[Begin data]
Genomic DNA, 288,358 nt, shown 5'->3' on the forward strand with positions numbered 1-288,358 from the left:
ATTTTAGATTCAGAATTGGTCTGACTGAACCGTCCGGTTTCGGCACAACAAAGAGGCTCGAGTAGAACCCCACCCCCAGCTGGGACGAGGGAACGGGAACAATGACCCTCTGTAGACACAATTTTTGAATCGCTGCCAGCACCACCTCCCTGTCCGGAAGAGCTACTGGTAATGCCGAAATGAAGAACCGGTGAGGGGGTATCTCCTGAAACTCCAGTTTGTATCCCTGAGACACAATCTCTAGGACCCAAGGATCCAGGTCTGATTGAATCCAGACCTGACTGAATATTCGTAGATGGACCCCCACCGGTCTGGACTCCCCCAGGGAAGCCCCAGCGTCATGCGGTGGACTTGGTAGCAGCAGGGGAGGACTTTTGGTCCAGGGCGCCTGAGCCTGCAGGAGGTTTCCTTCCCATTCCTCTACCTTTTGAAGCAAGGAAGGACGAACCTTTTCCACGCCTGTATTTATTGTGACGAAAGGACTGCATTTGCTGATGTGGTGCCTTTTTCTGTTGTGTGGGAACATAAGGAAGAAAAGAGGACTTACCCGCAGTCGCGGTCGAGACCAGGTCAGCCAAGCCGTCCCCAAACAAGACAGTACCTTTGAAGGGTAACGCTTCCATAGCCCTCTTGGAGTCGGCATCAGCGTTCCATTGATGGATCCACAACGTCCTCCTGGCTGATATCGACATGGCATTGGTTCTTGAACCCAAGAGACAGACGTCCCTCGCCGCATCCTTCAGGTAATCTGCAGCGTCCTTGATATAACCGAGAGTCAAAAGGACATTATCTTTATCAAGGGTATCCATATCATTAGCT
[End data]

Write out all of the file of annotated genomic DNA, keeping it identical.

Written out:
Genomic DNA, 288,358 nt, shown 5'->3' on the forward strand with positions numbered 1-288,358 from the left:
ATTTTAGATTCAGAATTGGTCTGACTGAACCGTCCGGTTTCGGCACAACAAAGAGGCTCGAGTAGAACCCCACCCCCAGCTGGGACGAGGGAACGGGAACAATGACCCTCTGTAGACACAATTTTTGAATCGCTGCCAGCACCACCTCCCTGTCCGGAAGAGCTACTGGTAATGCCGAAATGAAGAACCGGTGAGGGGGTATCTCCTGAAACTCCAGTTTGTATCCCTGAGACACAATCTCTAGGACCCAAGGATCCAGGTCTGATTGAATCCAGACCTGACTGAATATTCGTAGATGGACCCCCACCGGTCTGGACTCCCCCAGGGAAGCCCCAGCGTCATGCGGTGGACTTGGTAGCAGCAGGGGAGGACTTTTGGTCCAGGGCGCCTGAGCCTGCAGGAGGTTTCCTTCCCATTCCTCTACCTTTTGAAGCAAGGAAGGACGAACCTTTTCCACGCCTGTATTTATTGTGACGAAAGGACTGCATTTGCTGATGTGGTGCCTTTTTCTGTTGTGTGGGAACATAAGGAAGAAAAGAGGACTTACCCGCAGTCGCGGTCGAGACCAGGTCAGCCAAGCCGTCCCCAAACAAGACAGTACCTTTGAAGGGTAACGCTTCCATAGCCCTCTTGGAGTCGGCATCAGCGTTCCATTGATGGATCCACAACGTCCTCCTGGCTGATATCGACATGGCATTGGTTCTTGAACCCAAGAGACAGACGTCCCTCGCCGCATCCTTCAGGTAATCTGCAGCGTCCTTGATATAACCGAGAGTCAAAAGGACATTATCTTTATCAAGGGTATCCATATCATTAGCT